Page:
What Clark Gable said after "Frankly my dear ..." characterizes my feelings about most electronic music, but must admit being somewhat impressed by the sound of the opening work at Bing Concert Hall's inaugural concert.
It was a three-minute fanfare of sounds including harbor horns, a Canadian icebreaker (are U.S. ships not loud enough?), music student assignments and even the hall's steel beams.
According to Robin Wander of Stanford News Service, the soundscape fanfare was meant to show off the hall's advanced acoustic and technical systems which, to tell the truth, are more impressive than the fanfare itself:
The Department of Music's Center for Computer Research in Music and Acoustics (CCRMA) faculty and staff have been involved in the design of the infrastructure and technical systems for Bing Concert Hall from the very beginning.
Working with the Stanford project core team — Nagata Acoustics, audio/visual consultant Sonitus and Ennead Architects — they developed the 24.6 channel sound system tailored to the hall and intended to support a great range of music and performances (the fanfare utilized a smaller version of the full multichannel system).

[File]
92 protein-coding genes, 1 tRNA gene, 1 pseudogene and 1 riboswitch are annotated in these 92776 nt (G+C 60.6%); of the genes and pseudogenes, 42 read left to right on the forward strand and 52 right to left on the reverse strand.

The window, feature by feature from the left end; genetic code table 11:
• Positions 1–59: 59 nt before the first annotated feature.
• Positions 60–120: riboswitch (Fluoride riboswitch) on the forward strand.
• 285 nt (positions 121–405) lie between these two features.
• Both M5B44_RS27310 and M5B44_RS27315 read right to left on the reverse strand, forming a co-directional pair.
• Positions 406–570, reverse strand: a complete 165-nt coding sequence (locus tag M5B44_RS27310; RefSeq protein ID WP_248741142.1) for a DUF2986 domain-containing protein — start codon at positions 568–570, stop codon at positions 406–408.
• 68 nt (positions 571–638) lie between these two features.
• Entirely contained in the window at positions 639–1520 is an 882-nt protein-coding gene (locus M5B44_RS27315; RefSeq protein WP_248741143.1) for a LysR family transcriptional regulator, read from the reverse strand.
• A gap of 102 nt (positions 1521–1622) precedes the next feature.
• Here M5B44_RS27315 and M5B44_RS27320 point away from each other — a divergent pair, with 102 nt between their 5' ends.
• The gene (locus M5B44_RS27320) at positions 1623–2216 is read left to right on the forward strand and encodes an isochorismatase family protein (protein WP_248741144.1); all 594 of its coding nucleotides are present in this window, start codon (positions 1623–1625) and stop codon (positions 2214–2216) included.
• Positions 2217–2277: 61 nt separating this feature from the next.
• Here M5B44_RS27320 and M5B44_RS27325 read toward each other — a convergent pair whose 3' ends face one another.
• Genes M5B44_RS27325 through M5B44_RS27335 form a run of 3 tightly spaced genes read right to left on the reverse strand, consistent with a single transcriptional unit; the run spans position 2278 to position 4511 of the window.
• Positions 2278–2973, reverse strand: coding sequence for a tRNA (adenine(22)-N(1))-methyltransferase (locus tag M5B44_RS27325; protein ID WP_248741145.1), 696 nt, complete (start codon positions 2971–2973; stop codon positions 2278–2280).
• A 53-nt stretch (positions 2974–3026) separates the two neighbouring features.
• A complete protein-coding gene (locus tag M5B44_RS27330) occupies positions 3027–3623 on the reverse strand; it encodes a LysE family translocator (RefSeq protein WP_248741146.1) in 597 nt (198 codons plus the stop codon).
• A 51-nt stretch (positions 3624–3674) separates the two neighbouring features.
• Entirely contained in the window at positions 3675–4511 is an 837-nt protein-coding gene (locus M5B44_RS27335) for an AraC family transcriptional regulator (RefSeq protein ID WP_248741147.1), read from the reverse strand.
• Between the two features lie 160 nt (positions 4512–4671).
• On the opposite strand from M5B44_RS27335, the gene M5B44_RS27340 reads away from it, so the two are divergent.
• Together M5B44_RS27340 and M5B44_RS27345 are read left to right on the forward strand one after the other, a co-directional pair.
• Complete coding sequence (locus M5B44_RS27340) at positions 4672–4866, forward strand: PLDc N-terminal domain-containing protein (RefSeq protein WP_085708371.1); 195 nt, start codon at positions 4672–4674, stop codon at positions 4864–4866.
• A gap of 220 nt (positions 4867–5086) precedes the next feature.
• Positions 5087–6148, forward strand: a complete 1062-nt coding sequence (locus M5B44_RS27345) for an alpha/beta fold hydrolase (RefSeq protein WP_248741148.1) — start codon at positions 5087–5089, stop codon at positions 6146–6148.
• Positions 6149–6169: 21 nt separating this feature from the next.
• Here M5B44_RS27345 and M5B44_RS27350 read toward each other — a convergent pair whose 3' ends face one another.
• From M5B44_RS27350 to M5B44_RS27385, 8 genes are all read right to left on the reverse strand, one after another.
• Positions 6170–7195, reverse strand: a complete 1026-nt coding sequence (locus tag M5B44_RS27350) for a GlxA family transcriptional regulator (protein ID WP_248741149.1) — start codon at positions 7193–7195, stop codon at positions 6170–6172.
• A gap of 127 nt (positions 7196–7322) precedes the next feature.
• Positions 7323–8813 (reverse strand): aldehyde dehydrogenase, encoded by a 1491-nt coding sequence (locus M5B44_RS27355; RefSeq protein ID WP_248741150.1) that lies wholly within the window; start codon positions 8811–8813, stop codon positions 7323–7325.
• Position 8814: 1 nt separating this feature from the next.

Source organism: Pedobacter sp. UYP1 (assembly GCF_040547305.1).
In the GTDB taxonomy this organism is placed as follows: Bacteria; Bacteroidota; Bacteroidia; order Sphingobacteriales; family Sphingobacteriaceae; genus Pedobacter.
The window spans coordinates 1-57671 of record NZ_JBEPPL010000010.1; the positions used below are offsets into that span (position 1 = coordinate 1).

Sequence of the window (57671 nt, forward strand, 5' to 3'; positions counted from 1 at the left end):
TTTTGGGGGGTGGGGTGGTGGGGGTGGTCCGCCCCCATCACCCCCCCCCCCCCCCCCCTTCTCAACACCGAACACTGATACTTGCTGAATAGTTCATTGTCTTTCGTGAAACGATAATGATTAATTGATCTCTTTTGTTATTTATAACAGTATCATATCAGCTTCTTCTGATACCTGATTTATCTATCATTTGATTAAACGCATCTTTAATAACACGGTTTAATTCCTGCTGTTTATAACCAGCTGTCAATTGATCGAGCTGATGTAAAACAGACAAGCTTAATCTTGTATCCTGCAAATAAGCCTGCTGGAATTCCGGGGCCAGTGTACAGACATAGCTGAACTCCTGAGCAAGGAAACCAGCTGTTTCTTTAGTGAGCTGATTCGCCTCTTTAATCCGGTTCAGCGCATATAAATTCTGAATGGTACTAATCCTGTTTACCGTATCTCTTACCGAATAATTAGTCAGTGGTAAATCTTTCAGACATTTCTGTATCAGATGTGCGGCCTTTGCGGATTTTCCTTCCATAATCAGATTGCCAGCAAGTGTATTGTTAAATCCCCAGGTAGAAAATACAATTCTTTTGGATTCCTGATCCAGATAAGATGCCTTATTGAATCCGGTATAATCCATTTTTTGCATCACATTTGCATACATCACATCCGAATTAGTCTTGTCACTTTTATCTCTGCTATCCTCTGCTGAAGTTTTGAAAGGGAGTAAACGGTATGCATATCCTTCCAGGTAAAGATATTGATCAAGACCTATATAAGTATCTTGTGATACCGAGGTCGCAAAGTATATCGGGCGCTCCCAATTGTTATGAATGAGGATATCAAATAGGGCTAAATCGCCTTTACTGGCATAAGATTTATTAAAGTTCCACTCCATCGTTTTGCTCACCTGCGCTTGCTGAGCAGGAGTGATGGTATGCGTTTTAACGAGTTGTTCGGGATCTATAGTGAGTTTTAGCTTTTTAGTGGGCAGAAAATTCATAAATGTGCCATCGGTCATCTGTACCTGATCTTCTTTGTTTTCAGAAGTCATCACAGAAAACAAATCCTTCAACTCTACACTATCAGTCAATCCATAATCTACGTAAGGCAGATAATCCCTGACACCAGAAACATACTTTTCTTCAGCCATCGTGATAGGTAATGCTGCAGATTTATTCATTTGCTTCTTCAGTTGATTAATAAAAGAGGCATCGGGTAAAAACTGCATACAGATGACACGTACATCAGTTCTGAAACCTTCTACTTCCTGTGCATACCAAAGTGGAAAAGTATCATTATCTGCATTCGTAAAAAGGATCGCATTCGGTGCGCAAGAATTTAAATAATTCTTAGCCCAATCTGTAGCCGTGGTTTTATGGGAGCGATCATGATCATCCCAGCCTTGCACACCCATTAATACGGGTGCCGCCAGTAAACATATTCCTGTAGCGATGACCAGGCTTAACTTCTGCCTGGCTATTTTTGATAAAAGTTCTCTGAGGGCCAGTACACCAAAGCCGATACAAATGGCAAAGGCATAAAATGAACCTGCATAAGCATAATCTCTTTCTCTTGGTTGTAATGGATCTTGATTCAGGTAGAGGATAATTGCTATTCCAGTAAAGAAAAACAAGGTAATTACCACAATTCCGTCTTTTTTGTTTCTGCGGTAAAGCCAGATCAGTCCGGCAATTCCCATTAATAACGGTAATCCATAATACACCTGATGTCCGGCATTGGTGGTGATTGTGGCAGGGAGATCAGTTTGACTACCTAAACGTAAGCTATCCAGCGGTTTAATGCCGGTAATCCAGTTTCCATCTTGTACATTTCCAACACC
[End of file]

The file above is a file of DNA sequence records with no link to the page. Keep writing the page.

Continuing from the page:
Faculty members Chris Chafe and Fernando Lopez-Lezcano created Fugue 1 for the opening night, and Fugue 2, a longer fanfare for June 1 when the season closes.
For his sound-collecting expedition, Lopez-Lezcano spent an hour above the cloud (the floating ceiling of Bing Concert Hall) with a digital recorder, carefully banging on anything that would make noise. Ladders, handrails, covers for the rigging motors, and steel beams are all fodder for the final fanfare mix in both original and computer processed forms.
Chafe's search for sound took him a bit farther off campus. He was at a sound symposium in St. John's, Newfoundland, where he collected horn sounds from the Harbour Symphony and also the noise of a Canadian icebreaker.
Included in: Music News: Jan. 15, 2013